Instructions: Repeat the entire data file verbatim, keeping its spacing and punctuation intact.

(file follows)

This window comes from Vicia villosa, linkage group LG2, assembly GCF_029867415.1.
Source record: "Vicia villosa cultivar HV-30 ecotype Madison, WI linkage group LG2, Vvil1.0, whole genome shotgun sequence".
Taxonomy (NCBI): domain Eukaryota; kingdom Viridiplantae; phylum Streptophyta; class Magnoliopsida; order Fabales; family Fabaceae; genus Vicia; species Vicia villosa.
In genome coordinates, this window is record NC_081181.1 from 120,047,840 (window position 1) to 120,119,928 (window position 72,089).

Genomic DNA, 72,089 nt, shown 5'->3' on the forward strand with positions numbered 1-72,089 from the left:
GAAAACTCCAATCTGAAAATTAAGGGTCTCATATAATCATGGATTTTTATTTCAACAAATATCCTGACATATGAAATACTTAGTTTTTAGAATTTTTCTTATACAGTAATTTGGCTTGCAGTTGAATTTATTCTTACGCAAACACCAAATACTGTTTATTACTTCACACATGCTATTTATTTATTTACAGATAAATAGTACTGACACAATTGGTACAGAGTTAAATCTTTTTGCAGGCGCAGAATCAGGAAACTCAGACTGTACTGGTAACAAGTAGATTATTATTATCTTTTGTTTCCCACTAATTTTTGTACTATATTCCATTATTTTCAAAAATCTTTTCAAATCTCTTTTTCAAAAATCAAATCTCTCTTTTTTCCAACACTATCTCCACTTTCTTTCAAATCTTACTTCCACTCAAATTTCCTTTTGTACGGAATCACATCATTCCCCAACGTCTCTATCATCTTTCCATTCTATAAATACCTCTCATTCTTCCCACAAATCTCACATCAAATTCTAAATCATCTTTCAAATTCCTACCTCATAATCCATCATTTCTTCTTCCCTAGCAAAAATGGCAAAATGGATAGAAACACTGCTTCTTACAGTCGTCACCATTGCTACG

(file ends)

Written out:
This window comes from Vicia villosa, linkage group LG2, assembly GCF_029867415.1.
Source record: "Vicia villosa cultivar HV-30 ecotype Madison, WI linkage group LG2, Vvil1.0, whole genome shotgun sequence".
Taxonomy (NCBI): domain Eukaryota; kingdom Viridiplantae; phylum Streptophyta; class Magnoliopsida; order Fabales; family Fabaceae; genus Vicia; species Vicia villosa.
In genome coordinates, this window is record NC_081181.1 from 120,047,840 (window position 1) to 120,119,928 (window position 72,089).

Genomic DNA, 72,089 nt, shown 5'->3' on the forward strand with positions numbered 1-72,089 from the left:
GAAAACTCCAATCTGAAAATTAAGGGTCTCATATAATCATGGATTTTTATTTCAACAAATATCCTGACATATGAAATACTTAGTTTTTAGAATTTTTCTTATACAGTAATTTGGCTTGCAGTTGAATTTATTCTTACGCAAACACCAAATACTGTTTATTACTTCACACATGCTATTTATTTATTTACAGATAAATAGTACTGACACAATTGGTACAGAGTTAAATCTTTTTGCAGGCGCAGAATCAGGAAACTCAGACTGTACTGGTAACAAGTAGATTATTATTATCTTTTGTTTCCCACTAATTTTTGTACTATATTCCATTATTTTCAAAAATCTTTTCAAATCTCTTTTTCAAAAATCAAATCTCTCTTTTTTCCAACACTATCTCCACTTTCTTTCAAATCTTACTTCCACTCAAATTTCCTTTTGTACGGAATCACATCATTCCCCAACGTCTCTATCATCTTTCCATTCTATAAATACCTCTCATTCTTCCCACAAATCTCACATCAAATTCTAAATCATCTTTCAAATTCCTACCTCATAATCCATCATTTCTTCTTCCCTAGCAAAAATGGCAAAATGGATAGAAACACTGCTTCTTACAGTCGTCACCATTGCTACG